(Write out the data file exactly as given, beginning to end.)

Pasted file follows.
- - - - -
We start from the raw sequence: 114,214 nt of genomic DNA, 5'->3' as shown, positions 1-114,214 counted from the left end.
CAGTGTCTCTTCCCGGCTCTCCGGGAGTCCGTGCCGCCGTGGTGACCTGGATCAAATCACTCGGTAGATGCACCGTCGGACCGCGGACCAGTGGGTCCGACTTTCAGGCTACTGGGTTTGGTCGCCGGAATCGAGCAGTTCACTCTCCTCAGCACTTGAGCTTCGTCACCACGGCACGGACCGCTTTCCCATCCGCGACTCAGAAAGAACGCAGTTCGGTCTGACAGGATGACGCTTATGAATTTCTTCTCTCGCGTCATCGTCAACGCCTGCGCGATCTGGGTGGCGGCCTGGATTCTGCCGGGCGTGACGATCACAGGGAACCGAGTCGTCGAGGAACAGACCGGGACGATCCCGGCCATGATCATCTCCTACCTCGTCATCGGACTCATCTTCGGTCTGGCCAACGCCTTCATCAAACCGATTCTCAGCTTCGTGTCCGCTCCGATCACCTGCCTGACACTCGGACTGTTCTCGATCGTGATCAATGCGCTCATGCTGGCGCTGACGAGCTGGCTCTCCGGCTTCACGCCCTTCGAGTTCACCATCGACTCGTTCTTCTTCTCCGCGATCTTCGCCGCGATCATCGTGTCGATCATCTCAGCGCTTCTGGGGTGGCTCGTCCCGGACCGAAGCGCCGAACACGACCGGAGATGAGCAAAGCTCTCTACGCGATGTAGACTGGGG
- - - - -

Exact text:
We start from the raw sequence: 114,214 nt of genomic DNA, 5'->3' as shown, positions 1-114,214 counted from the left end.
CAGTGTCTCTTCCCGGCTCTCCGGGAGTCCGTGCCGCCGTGGTGACCTGGATCAAATCACTCGGTAGATGCACCGTCGGACCGCGGACCAGTGGGTCCGACTTTCAGGCTACTGGGTTTGGTCGCCGGAATCGAGCAGTTCACTCTCCTCAGCACTTGAGCTTCGTCACCACGGCACGGACCGCTTTCCCATCCGCGACTCAGAAAGAACGCAGTTCGGTCTGACAGGATGACGCTTATGAATTTCTTCTCTCGCGTCATCGTCAACGCCTGCGCGATCTGGGTGGCGGCCTGGATTCTGCCGGGCGTGACGATCACAGGGAACCGAGTCGTCGAGGAACAGACCGGGACGATCCCGGCCATGATCATCTCCTACCTCGTCATCGGACTCATCTTCGGTCTGGCCAACGCCTTCATCAAACCGATTCTCAGCTTCGTGTCCGCTCCGATCACCTGCCTGACACTCGGACTGTTCTCGATCGTGATCAATGCGCTCATGCTGGCGCTGACGAGCTGGCTCTCCGGCTTCACGCCCTTCGAGTTCACCATCGACTCGTTCTTCTTCTCCGCGATCTTCGCCGCGATCATCGTGTCGATCATCTCAGCGCTTCTGGGGTGGCTCGTCCCGGACCGAAGCGCCGAACACGACCGGAGATGAGCAAAGCTCTCTACGCGATGTAGACTGGGG